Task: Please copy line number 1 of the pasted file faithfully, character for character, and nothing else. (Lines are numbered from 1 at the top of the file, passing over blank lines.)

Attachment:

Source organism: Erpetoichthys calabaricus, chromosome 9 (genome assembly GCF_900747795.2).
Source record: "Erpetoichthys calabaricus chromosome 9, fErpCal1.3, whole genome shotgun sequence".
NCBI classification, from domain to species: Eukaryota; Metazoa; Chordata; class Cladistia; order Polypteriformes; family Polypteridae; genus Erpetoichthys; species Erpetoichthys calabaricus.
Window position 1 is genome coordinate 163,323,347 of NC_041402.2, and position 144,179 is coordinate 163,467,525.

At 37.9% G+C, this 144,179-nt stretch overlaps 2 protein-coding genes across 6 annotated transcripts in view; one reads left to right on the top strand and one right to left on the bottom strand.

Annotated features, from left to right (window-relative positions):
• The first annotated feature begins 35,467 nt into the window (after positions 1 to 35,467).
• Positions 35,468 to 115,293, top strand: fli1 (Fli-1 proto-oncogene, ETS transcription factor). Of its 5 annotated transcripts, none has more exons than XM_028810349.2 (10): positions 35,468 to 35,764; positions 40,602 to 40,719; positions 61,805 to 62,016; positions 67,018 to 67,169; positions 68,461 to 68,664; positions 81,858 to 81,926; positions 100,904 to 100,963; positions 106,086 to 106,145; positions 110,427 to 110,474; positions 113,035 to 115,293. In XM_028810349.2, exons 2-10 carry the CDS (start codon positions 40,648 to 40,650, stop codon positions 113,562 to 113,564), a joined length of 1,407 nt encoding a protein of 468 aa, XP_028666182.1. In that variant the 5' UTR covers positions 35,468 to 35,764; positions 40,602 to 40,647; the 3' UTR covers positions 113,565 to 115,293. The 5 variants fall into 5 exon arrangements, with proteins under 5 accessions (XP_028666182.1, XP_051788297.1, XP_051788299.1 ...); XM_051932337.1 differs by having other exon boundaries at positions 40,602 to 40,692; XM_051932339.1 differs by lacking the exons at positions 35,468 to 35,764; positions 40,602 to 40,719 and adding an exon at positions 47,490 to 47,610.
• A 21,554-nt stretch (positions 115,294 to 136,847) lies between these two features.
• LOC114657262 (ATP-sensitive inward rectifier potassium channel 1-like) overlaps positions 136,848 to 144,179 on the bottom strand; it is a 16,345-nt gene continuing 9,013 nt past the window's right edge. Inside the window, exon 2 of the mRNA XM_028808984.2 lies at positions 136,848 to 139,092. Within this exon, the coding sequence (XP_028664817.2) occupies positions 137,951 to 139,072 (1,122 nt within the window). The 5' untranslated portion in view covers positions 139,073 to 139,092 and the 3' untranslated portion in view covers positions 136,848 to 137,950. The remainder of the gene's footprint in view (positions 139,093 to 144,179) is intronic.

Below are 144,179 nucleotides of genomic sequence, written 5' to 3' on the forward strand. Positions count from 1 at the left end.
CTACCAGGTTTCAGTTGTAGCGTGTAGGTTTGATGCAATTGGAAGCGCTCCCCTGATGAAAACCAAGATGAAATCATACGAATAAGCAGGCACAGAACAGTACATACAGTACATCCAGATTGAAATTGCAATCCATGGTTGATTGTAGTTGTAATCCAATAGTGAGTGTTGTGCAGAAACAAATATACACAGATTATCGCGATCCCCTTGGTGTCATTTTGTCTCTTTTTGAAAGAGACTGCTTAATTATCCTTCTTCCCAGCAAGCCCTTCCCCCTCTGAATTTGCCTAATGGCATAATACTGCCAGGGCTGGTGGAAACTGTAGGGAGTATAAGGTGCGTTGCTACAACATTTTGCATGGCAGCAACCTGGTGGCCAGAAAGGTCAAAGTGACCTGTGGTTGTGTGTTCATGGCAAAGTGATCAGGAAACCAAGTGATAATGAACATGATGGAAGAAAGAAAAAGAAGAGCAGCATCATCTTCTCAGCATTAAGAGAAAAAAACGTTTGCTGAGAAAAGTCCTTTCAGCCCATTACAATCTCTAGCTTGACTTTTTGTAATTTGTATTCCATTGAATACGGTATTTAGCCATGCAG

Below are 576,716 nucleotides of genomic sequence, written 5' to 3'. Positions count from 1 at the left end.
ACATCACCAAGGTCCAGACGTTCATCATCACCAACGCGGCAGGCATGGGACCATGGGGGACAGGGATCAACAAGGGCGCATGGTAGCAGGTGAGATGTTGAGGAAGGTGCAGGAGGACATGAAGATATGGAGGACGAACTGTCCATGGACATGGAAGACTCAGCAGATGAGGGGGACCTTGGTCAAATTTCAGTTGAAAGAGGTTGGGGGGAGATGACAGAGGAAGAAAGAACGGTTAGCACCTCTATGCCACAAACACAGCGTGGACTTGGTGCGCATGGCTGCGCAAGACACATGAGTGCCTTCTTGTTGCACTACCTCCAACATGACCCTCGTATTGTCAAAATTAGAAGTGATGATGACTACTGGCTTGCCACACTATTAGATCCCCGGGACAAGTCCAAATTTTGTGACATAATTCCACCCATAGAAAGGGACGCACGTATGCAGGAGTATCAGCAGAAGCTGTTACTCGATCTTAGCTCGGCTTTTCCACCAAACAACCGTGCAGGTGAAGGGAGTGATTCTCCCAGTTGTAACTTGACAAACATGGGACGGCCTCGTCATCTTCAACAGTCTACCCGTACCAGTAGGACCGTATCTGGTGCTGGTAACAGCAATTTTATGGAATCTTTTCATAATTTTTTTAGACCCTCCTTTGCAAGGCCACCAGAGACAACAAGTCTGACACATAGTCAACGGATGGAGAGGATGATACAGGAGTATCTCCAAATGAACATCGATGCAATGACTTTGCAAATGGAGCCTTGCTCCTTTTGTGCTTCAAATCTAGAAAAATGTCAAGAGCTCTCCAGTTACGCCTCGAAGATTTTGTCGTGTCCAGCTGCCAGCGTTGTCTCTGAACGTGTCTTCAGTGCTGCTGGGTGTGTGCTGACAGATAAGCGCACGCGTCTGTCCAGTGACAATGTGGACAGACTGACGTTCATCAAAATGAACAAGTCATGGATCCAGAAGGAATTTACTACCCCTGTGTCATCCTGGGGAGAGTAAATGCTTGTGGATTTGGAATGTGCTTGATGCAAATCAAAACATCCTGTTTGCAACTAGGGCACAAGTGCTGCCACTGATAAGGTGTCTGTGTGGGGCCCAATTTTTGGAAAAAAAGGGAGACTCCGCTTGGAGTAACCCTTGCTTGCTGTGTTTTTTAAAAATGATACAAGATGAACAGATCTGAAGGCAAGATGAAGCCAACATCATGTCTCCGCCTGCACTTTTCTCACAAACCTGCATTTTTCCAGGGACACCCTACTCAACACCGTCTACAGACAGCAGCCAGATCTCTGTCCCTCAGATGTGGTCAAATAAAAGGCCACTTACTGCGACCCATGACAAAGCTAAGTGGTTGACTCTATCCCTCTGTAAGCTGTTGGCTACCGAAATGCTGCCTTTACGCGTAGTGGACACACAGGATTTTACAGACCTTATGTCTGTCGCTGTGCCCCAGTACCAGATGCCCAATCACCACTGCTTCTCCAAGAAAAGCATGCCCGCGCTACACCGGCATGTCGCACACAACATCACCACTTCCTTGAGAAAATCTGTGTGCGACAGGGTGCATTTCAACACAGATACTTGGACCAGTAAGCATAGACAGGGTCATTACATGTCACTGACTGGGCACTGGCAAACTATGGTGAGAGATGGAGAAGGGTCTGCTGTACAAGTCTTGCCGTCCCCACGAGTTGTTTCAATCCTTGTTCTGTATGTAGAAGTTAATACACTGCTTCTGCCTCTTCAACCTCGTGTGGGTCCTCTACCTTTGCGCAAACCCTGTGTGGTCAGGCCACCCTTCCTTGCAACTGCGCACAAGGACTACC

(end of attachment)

Source organism: Erpetoichthys calabaricus, chromosome 9 (genome assembly GCF_900747795.2).